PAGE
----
Economic Inequality and Social Injustice:

The twin aspects of social justice involves on the one hand, the reduction in economic inequalities, and, on the other, the reduction of poverty. A rise in national income with concentration of economic power in the hands of a few people is not desirable.

In an otherwise capitalist framework, inequality in the distribution of income and wealth is inevitable. In India’s socio-­political set-up, vast inequalities exist. Indian plans aim at reducing such inequalities, so that the benefits of economic development percolate down to the lower group of the society.

The objective of removal of poverty got its clear-cut enunciation only in the Fifth Plan for the first time. Due to the defective planning approach, income inequality widened and poverty became rampant. The incidence of poverty was on the rise. It is now nearly 28 p.c. (2004-05).


Removal of unemploy­ment is considered to be another important objective of India’s Five Year Plans. But, unfortunately, it never received the priority it deserved. In the Sixth Plan (1978-83) of the Janata Government, employment was accorded a pride of place for the first time.


  • Think tank for Government policy formulation.
  • Find best practices from other countries, partner with other desi-videsi bodies to help their adoption in India.
  • Cooperative Federalism: Involve state governments and even villages in planning process.
  • Sustainable development: + Modi’s Zero defect-zero effect (on environment) manufacturing mantra.
  • Urban Development: to ensure cities can remain habitable and provide economic venues to everyone.
  • Participatory Development: with help of private sector and citizens.
  • Inclusive Development or Antyodaya. Ensure SC, ST and Women too enjoy the fruits of Development. (because Din Dayal said so.)
  • Poverty elimination to ensure dignity and self-respect. (because Poet Tiruvalluvar said so)
  • Focus on 5 crore Small enterprises– to generate more employment for weaker sections.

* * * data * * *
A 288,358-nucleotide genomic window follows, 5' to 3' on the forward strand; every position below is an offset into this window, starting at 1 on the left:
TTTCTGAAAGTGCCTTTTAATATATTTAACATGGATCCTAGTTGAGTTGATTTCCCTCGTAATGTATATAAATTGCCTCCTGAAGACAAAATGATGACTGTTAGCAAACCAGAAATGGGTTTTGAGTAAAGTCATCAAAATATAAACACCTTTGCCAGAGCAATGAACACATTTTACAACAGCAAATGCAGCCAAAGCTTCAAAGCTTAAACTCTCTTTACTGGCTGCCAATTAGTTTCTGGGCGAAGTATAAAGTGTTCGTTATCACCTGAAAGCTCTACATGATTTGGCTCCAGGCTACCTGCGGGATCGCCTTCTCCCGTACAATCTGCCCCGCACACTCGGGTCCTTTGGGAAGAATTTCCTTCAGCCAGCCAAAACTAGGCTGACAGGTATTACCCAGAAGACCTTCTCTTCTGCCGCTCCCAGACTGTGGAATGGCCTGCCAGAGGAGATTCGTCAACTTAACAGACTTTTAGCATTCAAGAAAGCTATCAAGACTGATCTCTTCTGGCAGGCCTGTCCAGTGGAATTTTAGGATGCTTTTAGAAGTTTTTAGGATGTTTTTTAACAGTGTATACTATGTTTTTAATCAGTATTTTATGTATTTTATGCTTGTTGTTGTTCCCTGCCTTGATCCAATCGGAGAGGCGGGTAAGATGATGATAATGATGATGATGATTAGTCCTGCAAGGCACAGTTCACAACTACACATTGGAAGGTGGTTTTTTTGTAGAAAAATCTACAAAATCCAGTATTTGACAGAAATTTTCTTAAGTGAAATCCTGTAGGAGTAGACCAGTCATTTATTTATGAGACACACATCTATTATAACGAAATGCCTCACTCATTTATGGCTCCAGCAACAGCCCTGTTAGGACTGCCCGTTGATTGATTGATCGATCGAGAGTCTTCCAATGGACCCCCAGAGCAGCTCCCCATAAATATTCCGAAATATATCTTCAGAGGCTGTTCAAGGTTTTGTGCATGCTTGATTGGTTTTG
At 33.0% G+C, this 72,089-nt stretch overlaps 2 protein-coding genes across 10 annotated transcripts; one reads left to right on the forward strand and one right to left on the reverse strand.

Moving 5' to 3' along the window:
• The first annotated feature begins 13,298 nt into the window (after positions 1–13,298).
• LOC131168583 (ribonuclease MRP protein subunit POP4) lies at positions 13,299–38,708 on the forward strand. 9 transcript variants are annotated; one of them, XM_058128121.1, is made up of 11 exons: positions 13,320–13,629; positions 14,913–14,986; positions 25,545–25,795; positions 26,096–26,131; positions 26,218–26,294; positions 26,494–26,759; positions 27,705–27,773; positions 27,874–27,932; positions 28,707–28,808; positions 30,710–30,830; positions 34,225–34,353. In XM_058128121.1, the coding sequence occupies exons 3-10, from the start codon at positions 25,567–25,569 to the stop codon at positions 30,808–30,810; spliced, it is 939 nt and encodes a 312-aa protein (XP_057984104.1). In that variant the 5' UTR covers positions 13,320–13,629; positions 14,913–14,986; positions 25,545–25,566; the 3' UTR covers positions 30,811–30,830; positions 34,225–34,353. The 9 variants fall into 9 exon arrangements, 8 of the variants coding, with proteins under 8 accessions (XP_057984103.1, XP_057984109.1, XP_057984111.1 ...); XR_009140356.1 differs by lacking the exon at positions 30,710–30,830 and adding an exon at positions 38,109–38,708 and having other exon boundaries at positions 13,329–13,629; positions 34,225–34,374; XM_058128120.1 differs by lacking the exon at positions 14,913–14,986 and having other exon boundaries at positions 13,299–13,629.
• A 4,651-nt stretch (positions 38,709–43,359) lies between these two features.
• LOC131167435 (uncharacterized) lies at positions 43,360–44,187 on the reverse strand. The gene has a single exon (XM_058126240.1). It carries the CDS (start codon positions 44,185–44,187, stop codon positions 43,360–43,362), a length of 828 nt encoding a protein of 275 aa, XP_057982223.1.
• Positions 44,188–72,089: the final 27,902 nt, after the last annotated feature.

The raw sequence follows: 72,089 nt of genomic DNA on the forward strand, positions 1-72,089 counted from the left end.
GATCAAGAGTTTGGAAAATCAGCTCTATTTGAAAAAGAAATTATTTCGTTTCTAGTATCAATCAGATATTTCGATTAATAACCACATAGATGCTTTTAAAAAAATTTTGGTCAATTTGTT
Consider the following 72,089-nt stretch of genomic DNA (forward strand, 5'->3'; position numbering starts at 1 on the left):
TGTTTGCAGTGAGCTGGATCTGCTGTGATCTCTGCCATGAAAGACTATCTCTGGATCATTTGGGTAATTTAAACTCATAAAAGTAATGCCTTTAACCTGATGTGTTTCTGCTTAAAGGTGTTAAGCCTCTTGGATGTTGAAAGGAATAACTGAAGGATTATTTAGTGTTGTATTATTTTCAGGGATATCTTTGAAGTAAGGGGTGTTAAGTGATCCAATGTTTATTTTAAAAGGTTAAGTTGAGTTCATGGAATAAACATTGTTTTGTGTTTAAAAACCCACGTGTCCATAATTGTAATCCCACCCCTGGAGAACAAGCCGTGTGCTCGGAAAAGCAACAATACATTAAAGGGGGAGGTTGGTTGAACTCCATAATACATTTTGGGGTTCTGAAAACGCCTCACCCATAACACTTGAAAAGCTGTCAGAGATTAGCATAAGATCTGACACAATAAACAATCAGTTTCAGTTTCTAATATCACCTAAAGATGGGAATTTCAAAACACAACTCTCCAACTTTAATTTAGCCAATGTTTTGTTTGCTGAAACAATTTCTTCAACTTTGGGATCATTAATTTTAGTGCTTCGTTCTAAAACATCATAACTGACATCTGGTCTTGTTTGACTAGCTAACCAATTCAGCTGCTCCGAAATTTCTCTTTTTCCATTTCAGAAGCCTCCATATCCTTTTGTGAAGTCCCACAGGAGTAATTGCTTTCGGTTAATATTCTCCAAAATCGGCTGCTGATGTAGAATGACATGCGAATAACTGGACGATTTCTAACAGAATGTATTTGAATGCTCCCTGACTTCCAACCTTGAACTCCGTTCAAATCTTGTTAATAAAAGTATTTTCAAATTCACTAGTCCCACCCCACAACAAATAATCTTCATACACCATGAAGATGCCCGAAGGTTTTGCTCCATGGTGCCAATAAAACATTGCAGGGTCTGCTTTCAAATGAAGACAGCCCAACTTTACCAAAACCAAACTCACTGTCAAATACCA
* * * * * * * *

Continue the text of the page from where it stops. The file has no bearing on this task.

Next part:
• Monitoring and feedback. Midway course correction, if needed.
  • Make policies to reap demographic dividend and social capital.
  • Regional Councils will address specific “issues” for a group of states. Example: Regional Council for drought, Left-wing extremism, Tribal welfare and so on.
  • Extract maximum benefit from NRI’s geo-economic and Geo-political strength for India’s Development.
  • Use Social media and ICT tools to ensure transparency, accountability and good governance.
  • Help sorting inter-departmental conflicts.
  • Lot of bol-bachachan giri and vague ideas about national self-interest, capacity-building, participating in ‘global-village’ etc.



Planning Commission

Niti Aayog

Design FYP-Five year plans Design national agenda, and cooperative federalism.
Decide two “money” matters:

  1. How much money to give to each state for centrally sponsored schemes (CSS)
  2. How much money to give for each state’s own state-five-year-plans.
  • Mostly work as a “policy-formulation-hub”. The Press release is ‘silent’ on money/funding. so, most probably it’ll be left to finance ministry.
  • Some experts believe Inter-state council will decide money allocation to states, then finance ministry will release the fund.
  • States/UT were represented in National Development Council.
  • PC framed FYP=>went to Cabinet=>NDC approved FYP=>Tabled in parliament
  • States/UT represented in Governing council. But no specific mention about whether they can approve/reject/amend Niti Aayog’s proposals?
  • One size fits all, top-down socialist planning by Armchair Nehruvian economists and IES cadre officers (Indian Economic Service).
  • Press release talks about participatory planning but how exactly will they do that? No specific details laid out.
  • IES officers are rarely invited in Modi’s meetings.
  • But given the entry of Free market economists and Technocrats, most probably it’ll be an ‘indicative planning + core planning’ i.e. after inputs of state governments, a broad outline with selected targets, limited subsidies and monitoring through ICT.

Planning commission play an important role in India's Initial development, It did have some draw backs, there fore Niti Aayog was formed. IAS aspirants should clearly understand how the planning was done earlier by the planning commission and what are the functions of Niti aayog. To read more articles on Indian Economy, Click here